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Bellator champions Will Brooks and Patricio Freire verbally spar with each other ahead of title fights

Justin Ford-USA TODAY Sports

At Bellator 145 on Nov. 6th at the Scotrade Center in St. Louis, Missouri, Bellator champions Will Brooks and Patricio Freire will both be in action. Brooks, the lightweight champ, defends his title against Marcin Held. Freire, the featherweight title holder, squares off for the third time against Daniel Straus.

They're two fighters on the roster, but with independent fights from one another. They're not even in the same weight class. Yet, they didn't stop both - especially Brooks - from hammering each other on a conference call to promote their event on Thursday.

Brooks didn't begin the call by mentioning Freire in any capacity, although he was noticeably testy and engaged. When asked if he's getting the requisite promotion he needs - a steady complaint he's lobed since becoming champion - he was seemingly disinterested.

"Honestly, I don't even care anymore, man. I'm here to do my job. I got my fiancee here. I got a baby on the way. The only thing I'm focused on is putting enough money in the bank to supply the lifestyle I want to supply for me daughter. As far as getting attention as the lightweight champion and all this other stuff, I don't care what they do anymore. I'm going to go out there and compete.

"The one thing I've recognized in the whole entire equation of this politics - promoting this guy, promoting that guy - the one thing that nobody can ever change is us actually having to go out there compete and fight," Brooks said. "That's the one thing I can control and that's what I'm going to go out there and do. That's all I'm focused on right now.

"I'm chippy right now. This is our job. This is my livelihood. It's how I make my money. This is it, man. So, yeah, I'm chippy right now. I'm ready to hurt somebody. I'm ready to go."

In fact, while some fighters take the opportunity to build their impending opponent up and underscore their strengths, Brooks did not. Instead, he reminded all those listening of his prowess and how Held's limited view of fighting will cost him in the end.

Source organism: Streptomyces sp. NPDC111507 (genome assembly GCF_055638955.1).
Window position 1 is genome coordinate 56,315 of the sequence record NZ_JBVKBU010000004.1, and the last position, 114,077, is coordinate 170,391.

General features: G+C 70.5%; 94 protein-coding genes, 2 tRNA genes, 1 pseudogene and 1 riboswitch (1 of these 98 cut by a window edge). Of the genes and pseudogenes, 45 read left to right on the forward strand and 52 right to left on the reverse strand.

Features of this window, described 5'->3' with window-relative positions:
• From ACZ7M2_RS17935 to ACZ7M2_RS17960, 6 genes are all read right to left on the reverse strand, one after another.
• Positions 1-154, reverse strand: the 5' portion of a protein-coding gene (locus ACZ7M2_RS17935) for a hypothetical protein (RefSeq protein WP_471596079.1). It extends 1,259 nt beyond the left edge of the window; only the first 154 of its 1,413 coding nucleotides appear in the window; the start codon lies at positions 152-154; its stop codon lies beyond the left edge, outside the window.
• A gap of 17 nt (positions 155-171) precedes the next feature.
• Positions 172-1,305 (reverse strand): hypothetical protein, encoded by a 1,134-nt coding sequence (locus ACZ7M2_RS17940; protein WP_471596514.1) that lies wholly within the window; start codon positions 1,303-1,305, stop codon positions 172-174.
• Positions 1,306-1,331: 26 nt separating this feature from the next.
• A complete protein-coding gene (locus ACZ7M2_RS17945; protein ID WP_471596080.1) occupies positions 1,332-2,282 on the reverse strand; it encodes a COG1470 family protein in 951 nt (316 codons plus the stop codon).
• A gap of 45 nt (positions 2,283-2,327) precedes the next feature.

"I think he's very one dimensional," Brooks said of Held. "I think he's a leg lock guy and he's invested a lot of his time into that. If he decides that he wants to try after I defend his leg locks and beat him up and punch him in the face and hurt him, if he decides to roll to something else, then I'll just continue to beat him up because I don't think he's put his mind set into an overall MMA fighter like I have."

A confident champion publicly expressing this type of opinion isn't necessarily unusual, but what happened later in the call is a stray from the norm.

When asked who Freire might be looking to fight next should he get through Straus at Bellator 145, the Brazilian seemed to suggest Brooks was on his radar.

Naturally, this admission caused the lightweight champion to offer a full-throated response.

"Don't embarrass yourself like that, bro," the American replied. "For real, stop playing. This dude, he's ridiculous. He's not what he believes he is. What he's doing is he's trying to make himself relevant. He sees another guy that is actually a skilled fighter, who's actually performing, who doesn't have to go out there and have to get beat up and thrown all over the cage and then all of a sudden have to be the comeback kid. I go out there and dominate fights. I beat dudes up. Since 2013, when I had my first loss, when was the last time you saw me get beat the fuck up and then all of a sudden try to have to make a comeback?